The Impact of an Instructional Intervention Designed to Support Development of Stochastic Understanding of Probability Distribution
Conant, Darcy Lynn
Campbell, Patricia F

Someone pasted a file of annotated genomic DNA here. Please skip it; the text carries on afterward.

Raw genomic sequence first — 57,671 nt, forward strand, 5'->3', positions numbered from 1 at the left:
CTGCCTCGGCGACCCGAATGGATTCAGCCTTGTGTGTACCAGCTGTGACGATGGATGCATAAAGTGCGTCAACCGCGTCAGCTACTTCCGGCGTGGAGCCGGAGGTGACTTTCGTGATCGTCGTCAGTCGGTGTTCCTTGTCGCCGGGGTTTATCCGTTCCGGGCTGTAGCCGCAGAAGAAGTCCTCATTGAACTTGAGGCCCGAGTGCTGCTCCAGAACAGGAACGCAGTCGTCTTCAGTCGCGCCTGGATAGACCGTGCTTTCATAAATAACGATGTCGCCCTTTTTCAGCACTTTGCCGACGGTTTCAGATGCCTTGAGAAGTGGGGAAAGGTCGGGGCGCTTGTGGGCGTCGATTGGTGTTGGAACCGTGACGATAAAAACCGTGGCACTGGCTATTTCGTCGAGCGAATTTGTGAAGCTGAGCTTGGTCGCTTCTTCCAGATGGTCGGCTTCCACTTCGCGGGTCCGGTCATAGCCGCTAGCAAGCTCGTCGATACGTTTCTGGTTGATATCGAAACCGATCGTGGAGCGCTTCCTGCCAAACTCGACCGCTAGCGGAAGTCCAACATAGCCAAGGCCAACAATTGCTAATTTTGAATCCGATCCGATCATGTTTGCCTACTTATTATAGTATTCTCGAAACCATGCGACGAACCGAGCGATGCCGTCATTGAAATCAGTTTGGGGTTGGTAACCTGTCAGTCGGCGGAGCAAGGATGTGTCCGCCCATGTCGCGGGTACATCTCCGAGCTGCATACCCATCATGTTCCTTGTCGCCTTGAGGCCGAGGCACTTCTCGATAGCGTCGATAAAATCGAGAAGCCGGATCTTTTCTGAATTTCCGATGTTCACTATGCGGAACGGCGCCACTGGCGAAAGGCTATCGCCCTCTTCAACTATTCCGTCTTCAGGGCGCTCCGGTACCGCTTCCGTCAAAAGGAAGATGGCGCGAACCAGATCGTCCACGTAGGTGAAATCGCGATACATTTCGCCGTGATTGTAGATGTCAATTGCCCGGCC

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Stochastic understanding of probability distribution undergirds development of conceptual connections between probability and statistics and supports development of a principled understanding of statistical inference. This study investigated the impact of an instructional course intervention designed to support development of stochastic understanding of probability distribution. Instructional supports consisted of supplemental lab assignments comprised of anticipatory tasks designed to engage students in coordinating thinking about complementary probabilistic and statistical notions. These tasks utilized dynamic software simulations to elicit stochastic conceptions and to support development of conceptual connections between empirical distributions and theoretical probability distribution models along a hypothetical learning trajectory undergirding stochastic understanding of probability distribution. The study employed a treatment-control design, using a mix of quantitative and qualitative research methods to examine students' understanding after a one-semester course. Participants were 184 undergraduate students enrolled in a lecture/recitation, calculus-based, introductory probability and statistics course who completed lab assignments addressing either calculus review (control) or stochastic conceptions of probability distribution (treatment). Data sources consisted of a student background survey, a conceptual assessment, ARTIST assessment items, and final course examinations. Student interviews provided insight into the nature of students' reasoning and facilitated examination of validity of the stochastic conceptual assessment. Logistic regression analysis revealed completion of supplemental assignments designed to undergird development of stochastic conceptions had a statistically significant impact on students' understanding of probability distribution. Students who held stochastic conceptions indicated integrated reasoning related to probability, variability, and distribution and presented images which support a principled understanding of statistical inference.